The higher your peak bone mass, the more bone you have to lose as you age. Women generally have lower peak bone mass than men because they have smaller bones, less body weight, and less muscle mass.
Most of the women that I’ve worked with who have low bone density have already gone through menopause. However, many female patients live normal lives and can stay active with the proper education and care plan.
Although women are more vulnerable to bone loss than men, this doesn’t mean that men are immune to osteoporosis or fractures. Men can also lose bone density for the above reasons and should consider monitoring bone density an essential part of their long-term health.
Why Are Bone Density Scans Important?
A bone density scan is a simple and painless test that measures how much calcium and other minerals are in your bones. In its most basic form, a bone density scan is used to help detect low bone density to prevent or reduce the risk of bone fractures.
A bone density scan uses a special type of X-ray called dual-energy X-ray absorptiometry (DEXA).
A DEXA machine sends two beams of low-dose X-rays through your body, one with high energy and one with low energy. The difference in how much your bones absorb each beam reflects your bone mineral density (BMD). The higher your BMD, the stronger and denser your bones are.
The results of a DEXA scan usually focus on the bones that are most likely to fracture due to osteoporosis, such as your hips or wrists. The scan takes 10 to 15 minutes and involves less radiation exposure than other tests, including an X-ray.
Understanding DEXA Scan Scores
The results of your DEXA scan are reported as T-scores and Z-scores. A T-score compares your BMD to the average BMD of a healthy young adult of the same sex. A Z-score compares your BMD to the average BMD of people of the same age, sex, and ethnicity as you.
These scores help determine if you have average bone density, low bone density (osteopenia), or osteoporosis.
According to the World Health Organization (WHO), the criteria for diagnosing osteoporosis based on T-scores are4:
- Normal: T-score of -1.0 or higher
- Osteopenia: T-score between -1.0 and -2.5
- Osteoporosis: T-score of -2.5 or lower
Your Z-score can also indicate if you have low bone density for your age group, which may suggest an underlying cause other than aging.
Having worked with older adults who have T-scores indicating osteopenia and osteoporosis, I’ve learned that it can create several challenges with everyday life and overall confidence.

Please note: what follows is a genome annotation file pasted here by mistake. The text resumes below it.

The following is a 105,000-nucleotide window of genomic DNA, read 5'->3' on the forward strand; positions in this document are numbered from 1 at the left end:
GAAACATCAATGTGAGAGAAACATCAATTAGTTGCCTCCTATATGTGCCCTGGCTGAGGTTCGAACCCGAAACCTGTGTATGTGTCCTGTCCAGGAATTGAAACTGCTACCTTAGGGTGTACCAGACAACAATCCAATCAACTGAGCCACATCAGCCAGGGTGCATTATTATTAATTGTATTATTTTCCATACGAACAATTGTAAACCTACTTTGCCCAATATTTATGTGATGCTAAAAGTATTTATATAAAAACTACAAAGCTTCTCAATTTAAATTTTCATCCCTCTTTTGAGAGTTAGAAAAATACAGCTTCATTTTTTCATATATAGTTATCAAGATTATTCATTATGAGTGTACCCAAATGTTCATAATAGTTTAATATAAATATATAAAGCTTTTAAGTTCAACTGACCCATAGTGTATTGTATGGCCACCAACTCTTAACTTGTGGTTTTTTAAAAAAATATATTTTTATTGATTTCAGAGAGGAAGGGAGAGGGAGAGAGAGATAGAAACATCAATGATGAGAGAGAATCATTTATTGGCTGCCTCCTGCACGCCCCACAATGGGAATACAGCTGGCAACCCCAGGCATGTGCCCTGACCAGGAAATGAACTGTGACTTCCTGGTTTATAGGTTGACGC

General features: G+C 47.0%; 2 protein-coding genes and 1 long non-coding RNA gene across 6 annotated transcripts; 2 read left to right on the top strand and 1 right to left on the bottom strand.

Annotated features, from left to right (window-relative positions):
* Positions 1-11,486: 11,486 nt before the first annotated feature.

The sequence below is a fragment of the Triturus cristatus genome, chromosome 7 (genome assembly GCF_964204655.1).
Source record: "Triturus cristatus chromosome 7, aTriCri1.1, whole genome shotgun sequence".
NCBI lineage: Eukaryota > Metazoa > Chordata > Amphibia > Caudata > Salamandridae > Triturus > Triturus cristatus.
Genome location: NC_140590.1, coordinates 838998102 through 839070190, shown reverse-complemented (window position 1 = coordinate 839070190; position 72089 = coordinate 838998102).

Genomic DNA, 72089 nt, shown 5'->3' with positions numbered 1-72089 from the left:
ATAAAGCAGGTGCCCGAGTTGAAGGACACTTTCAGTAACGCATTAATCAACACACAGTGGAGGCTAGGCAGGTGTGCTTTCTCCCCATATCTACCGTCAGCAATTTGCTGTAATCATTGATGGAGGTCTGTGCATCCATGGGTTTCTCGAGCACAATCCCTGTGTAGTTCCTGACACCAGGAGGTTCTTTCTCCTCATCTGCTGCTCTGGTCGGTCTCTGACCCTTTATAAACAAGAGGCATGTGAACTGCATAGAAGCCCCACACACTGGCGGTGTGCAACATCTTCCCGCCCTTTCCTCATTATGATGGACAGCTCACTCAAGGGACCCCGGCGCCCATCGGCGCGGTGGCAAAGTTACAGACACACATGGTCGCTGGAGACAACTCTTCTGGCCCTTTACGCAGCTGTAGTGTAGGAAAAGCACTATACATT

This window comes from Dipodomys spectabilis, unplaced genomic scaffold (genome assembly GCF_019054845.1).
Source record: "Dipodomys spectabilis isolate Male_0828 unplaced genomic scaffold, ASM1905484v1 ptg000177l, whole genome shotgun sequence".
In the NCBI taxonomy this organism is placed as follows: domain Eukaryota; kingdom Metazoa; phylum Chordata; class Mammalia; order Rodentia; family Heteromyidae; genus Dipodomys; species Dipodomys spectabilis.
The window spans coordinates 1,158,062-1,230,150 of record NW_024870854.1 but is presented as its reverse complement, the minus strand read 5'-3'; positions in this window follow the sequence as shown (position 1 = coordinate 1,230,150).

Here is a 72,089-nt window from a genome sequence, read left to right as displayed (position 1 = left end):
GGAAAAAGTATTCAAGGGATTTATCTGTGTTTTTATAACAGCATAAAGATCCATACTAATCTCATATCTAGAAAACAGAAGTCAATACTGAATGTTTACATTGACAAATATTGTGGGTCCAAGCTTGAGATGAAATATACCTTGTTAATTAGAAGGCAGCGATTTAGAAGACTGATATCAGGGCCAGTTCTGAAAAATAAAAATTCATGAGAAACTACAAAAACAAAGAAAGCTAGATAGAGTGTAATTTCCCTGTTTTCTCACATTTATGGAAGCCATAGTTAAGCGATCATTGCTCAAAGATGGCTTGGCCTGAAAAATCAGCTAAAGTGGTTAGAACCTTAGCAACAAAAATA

However, these scores can change with time, and my most successful patients have seen their DEXA results as an opportunity to improve their physical health and thrive into older age.
At What Age Should Women Get Tested for Bone Density?
A critical question that often arises in discussions about bone health is: at what age should women start getting bone density tests?
The answer isn’t one-size-fits-all, as various factors influence the ideal time for testing. However, understanding general guidelines can help you make informed decisions about your bone health.
For most women, bone density testing should start at 65. This recommendation comes from leading health organizations like the National Osteoporosis Foundation. The rationale behind this age benchmark is that, typically, women experience a more rapid decline in bone density post-menopause. As estrogen levels drop significantly after menopause, bones lose density more quickly, increasing the risk of osteoporosis and fractures.
However, there are circumstances where earlier testing may be warranted. Suppose you have risk factors such as a family history of osteoporosis, early menopause, a history of bone fractures, or certain medical conditions and medications that affect bone health.
In that case, your doctor may recommend getting tested sooner. For instance, women who undergo menopause before the age of 45 are at a higher risk for bone density loss and may benefit from earlier screening.
Age-Related Lifestyle Choices That Influence the Need for Testing
In addition to age and individual risk factors, lifestyle choices can significantly influence when you should start testing.
Suppose you have a history of smoking, excessive alcohol consumption, or a diet lacking in calcium and vitamin D. In that case, these factors can contribute to earlier bone density loss. Discussing an appropriate screening schedule with your healthcare provider is crucial.
Bone density tests can be a preventive tool for younger women, especially those with known risk factors. These tests can provide a baseline measurement of bone health, which is crucial in tracking changes over time and implementing early intervention strategies if needed.
Remember, bone density tests are not just a one-time procedure. They should be part of an ongoing health monitoring plan. Once you start getting tested, your doctor will advise on how frequently you should have follow-up scans based on your initial results and overall health status.
As a physical therapist, I’ve seen firsthand the benefits of early and regular bone density testing in helping women maintain their bone health and overall quality of life. It’s a proactive step that empowers you to take charge of your bone health and act before significant bone loss occurs.
How Can Bone Density Be Improved?
If you have low bone density or osteoporosis, it’s normal to want to improve your bone health. The good news is that there are many ways to prevent or slow down bone loss and even increase bone density. Here are some practical tips on how to improve your bone health.
Improve Your Diet for Bone Health
Your diet is vital in providing your bones with the nutrients they need to grow and repair. Some of the nutrients that are essential for bone health include calcium, vitamin D, and protein.
Other nutrients that support bone health include magnesium, zinc, vitamin K, vitamin C, omega-3 fatty acids, and antioxidants. You can get these nutrients from various foods, such as fruits, vegetables, whole grains, nuts, seeds, and oils.
To improve your bone health, eat a balanced diet that includes foods from many food groups, and avoid fast or fried foods as they tend to be lower in nutrient density.